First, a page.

Tabor launching new M. Ed program in Neuroscience, trauma

The Tabor College Education Department and School of Graduate Studies will launch a new online Master of Education in Neuroscience and Trauma program in spring 2021.

This original, first-of-its-kind program is an answer to the vital need in America for trauma-informed educators and professionals. Any teacher, social worker, counselor or correction officer working with children who have suffered acute stress or trauma will find the program to be transformational in providing necessary knowledge and skills.

The program introduces and examines current research in psychology and the neuroscience of stress, trauma and resiliency. Graduate students in this M.Ed will progress from a foundational knowledge of anatomical and cognitive neuroscience to an advanced understanding of trauma-informed education that includes educational interventions.

“In my 25 years of education, the main problem I have seen with regard to teacher preparation is the lack of training teachers receive in neuroscience and psychology,” said David Stevens, associate professor of education at Tabor College. “Most teacher preparation programs are pretty good at preparing teachers for the art of teaching or pedagogy, but few are good at preparing teachers for the science of teaching or neuroscience and psychology.”

Many teachers or professionals feel unprepared to effectively engage with students who were disadvantaged by difficult life situations. Poverty, abuse and neglect are a few of the stress factors students suffer that make learning a burdensome challenge for them.

“To help bridge the gap in my own knowledge of these students’ challenges, I decided to do postdoctoral work on a certificate in neuroscience at Harvard University,” Stevens said. “After 12 years of neuroscience study/research, I have developed an educational foundation that is informed and grounded in the latest cognitive neuroscience.”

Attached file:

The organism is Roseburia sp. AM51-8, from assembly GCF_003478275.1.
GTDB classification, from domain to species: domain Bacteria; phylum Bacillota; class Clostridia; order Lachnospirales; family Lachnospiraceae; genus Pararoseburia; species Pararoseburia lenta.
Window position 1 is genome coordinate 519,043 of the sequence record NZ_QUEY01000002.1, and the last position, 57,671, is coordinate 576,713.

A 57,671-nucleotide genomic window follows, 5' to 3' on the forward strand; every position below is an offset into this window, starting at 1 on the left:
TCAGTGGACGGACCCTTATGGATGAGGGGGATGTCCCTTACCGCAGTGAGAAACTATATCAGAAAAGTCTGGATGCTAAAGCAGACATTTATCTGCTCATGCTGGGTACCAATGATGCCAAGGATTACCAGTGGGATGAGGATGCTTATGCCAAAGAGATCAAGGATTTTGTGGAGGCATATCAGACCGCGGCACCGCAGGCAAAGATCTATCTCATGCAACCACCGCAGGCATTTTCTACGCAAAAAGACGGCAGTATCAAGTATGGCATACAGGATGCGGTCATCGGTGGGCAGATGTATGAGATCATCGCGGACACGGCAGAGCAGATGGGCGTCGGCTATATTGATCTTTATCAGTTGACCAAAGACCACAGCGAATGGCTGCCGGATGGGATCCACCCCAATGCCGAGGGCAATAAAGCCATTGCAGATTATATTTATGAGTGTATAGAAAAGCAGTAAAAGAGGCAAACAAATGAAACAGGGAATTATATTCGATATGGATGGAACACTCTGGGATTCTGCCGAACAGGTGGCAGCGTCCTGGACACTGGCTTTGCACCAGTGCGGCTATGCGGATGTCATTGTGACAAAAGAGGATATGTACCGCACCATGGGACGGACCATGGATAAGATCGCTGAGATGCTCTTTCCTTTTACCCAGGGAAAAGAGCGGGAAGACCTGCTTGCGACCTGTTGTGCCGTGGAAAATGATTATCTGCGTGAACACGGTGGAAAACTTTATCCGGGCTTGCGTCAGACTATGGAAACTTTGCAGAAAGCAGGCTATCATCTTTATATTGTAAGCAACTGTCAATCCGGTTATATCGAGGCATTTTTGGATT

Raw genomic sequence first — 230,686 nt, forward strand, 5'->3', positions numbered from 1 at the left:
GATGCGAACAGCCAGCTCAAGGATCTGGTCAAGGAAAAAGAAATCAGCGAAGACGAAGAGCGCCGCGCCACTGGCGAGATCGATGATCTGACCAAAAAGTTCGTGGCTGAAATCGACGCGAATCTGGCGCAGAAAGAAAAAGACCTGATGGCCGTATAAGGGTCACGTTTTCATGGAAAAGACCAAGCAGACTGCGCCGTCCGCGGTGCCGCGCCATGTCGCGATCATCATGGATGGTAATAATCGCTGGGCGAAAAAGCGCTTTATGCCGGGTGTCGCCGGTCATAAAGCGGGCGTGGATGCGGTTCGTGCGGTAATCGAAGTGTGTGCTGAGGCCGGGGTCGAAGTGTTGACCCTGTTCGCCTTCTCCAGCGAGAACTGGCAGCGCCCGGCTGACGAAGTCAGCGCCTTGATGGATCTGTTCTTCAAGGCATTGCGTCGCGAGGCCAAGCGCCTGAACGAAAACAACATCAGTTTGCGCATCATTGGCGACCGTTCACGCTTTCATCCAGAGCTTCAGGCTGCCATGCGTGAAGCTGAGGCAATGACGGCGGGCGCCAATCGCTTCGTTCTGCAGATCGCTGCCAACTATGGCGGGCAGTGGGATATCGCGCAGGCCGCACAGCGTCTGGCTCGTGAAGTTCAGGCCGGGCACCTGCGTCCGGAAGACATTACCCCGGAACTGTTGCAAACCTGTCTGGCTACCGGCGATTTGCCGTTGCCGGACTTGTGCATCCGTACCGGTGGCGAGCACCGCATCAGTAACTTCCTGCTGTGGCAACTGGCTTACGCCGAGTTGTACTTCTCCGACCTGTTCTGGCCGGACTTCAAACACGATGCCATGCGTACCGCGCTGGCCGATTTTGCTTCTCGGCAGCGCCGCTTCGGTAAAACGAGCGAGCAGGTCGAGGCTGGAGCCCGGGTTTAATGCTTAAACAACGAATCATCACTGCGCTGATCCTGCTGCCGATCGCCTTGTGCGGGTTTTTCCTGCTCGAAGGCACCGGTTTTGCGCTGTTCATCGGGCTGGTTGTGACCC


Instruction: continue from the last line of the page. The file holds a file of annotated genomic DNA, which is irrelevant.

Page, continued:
Upon joining Tabor in fall 2019, Stevens learned that his colleagues shared his enthusiasm for the cognitive sciences and whose knowledge and disciplines make them essential partners in the development of an online program for trauma-informed educators.

Psychology professor Jim Paulus, social work professor Lara Vanderhoof and biology professor Josh McLoud are the key faculty integral to the program’s development and teaching. The Master of Education in Neuroscience and Trauma is a 30-credit, five-semester program that can be completed in two years or less.

“Faith integration will be a natural theme throughout the program as each class will have a self-awareness component that examines the neuroscience and psychology of spirituality,” said Rick Bartlett, associate dean of graduate studies.

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